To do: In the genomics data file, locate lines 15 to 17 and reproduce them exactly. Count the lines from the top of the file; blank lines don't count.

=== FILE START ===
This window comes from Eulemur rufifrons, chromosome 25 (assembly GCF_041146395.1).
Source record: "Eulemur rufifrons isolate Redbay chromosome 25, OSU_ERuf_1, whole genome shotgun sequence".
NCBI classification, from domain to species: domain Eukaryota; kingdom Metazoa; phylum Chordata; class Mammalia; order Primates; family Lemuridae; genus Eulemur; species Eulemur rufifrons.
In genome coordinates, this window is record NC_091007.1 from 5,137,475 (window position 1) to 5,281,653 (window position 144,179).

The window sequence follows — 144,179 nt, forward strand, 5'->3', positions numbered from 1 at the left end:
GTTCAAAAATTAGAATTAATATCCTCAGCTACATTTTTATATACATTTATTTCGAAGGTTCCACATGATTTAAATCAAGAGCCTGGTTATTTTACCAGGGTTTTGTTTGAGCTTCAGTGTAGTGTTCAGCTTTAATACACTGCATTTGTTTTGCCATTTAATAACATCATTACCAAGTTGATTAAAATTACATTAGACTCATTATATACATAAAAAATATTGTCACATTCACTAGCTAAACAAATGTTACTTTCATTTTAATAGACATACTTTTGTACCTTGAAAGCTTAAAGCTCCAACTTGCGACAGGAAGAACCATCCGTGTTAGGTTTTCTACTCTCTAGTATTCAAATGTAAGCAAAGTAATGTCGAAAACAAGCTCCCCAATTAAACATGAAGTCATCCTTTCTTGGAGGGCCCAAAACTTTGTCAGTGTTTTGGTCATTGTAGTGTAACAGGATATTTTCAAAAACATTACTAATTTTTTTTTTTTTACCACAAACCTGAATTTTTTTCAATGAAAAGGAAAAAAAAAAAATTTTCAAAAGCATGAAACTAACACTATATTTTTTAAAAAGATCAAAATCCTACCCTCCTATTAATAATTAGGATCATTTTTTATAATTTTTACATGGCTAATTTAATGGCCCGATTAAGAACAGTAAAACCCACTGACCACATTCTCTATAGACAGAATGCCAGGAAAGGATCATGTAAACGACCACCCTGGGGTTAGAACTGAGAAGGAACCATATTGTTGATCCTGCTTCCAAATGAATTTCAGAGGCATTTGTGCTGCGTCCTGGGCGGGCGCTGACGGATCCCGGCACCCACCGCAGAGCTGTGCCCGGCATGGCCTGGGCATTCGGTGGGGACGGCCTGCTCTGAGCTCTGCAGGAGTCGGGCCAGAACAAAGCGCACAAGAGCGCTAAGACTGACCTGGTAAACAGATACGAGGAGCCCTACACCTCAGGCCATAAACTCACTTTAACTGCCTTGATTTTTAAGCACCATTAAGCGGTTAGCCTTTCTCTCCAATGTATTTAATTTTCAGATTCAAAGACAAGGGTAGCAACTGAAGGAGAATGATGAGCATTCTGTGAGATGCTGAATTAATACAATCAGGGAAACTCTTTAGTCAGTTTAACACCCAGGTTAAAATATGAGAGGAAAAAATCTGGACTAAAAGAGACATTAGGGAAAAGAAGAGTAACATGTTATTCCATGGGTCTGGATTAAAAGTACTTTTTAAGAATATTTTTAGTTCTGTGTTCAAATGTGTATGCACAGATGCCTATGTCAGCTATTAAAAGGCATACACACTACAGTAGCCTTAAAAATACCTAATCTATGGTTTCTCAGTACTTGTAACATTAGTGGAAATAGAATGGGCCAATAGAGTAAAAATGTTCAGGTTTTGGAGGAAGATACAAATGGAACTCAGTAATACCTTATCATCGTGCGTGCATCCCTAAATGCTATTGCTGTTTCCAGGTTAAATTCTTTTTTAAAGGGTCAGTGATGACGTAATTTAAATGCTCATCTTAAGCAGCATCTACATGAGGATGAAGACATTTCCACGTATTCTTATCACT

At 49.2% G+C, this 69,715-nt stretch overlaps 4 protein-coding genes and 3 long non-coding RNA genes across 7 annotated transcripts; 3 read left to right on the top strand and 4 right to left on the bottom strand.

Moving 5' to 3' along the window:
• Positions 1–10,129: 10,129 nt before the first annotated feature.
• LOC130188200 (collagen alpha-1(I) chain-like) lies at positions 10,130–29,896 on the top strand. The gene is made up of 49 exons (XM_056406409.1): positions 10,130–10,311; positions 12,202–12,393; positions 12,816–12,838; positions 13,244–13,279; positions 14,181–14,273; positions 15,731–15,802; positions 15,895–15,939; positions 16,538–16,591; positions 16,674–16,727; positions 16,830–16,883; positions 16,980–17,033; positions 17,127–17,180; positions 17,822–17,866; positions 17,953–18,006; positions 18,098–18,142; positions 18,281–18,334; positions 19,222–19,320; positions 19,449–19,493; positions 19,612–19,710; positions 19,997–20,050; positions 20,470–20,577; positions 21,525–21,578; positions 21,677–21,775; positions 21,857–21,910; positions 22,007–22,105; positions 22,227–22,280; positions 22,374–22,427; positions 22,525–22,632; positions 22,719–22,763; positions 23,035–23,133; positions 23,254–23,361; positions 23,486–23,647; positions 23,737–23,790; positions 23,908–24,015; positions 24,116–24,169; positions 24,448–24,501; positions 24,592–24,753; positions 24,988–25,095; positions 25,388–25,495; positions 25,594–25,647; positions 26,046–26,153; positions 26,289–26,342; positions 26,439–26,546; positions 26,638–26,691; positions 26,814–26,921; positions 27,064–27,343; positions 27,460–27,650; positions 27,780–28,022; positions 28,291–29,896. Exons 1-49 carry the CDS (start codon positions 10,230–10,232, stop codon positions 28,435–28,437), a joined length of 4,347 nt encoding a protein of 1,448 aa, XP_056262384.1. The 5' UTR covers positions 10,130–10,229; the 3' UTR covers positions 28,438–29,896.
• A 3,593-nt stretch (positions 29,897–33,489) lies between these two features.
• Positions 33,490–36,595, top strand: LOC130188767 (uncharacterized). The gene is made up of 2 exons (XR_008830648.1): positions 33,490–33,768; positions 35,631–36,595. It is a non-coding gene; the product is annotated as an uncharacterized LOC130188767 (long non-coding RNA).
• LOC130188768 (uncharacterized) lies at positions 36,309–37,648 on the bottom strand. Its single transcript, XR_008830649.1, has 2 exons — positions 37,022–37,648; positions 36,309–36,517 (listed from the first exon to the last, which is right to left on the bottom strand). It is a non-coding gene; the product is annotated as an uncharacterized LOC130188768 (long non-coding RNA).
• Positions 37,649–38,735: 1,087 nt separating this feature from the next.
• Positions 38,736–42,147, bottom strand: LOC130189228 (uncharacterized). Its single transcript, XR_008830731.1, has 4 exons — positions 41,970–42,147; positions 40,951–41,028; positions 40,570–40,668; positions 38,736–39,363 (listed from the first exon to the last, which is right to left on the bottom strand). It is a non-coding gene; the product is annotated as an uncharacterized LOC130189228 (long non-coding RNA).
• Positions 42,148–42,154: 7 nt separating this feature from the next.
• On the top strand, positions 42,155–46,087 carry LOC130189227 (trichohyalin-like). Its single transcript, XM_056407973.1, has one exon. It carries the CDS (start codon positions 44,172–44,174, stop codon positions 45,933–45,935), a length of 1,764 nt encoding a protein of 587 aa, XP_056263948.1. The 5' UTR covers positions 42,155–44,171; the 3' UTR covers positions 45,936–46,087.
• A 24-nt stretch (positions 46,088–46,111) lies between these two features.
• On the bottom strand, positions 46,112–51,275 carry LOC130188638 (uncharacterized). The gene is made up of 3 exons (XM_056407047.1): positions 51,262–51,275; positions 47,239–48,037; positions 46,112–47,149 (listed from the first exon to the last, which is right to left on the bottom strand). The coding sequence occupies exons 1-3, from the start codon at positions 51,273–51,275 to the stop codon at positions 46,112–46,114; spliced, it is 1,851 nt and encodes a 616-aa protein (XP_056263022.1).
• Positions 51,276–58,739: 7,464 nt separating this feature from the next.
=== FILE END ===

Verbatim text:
• Positions 38,736–42,147, bottom strand: LOC130189228 (uncharacterized). Its single transcript, XR_008830731.1, has 4 exons — positions 41,970–42,147; positions 40,951–41,028; positions 40,570–40,668; positions 38,736–39,363 (listed from the first exon to the last, which is right to left on the bottom strand). It is a non-coding gene; the product is annotated as an uncharacterized LOC130189228 (long non-coding RNA).
• Positions 42,148–42,154: 7 nt separating this feature from the next.
• On the top strand, positions 42,155–46,087 carry LOC130189227 (trichohyalin-like). Its single transcript, XM_056407973.1, has one exon. It carries the CDS (start codon positions 44,172–44,174, stop codon positions 45,933–45,935), a length of 1,764 nt encoding a protein of 587 aa, XP_056263948.1. The 5' UTR covers positions 42,155–44,171; the 3' UTR covers positions 45,936–46,087.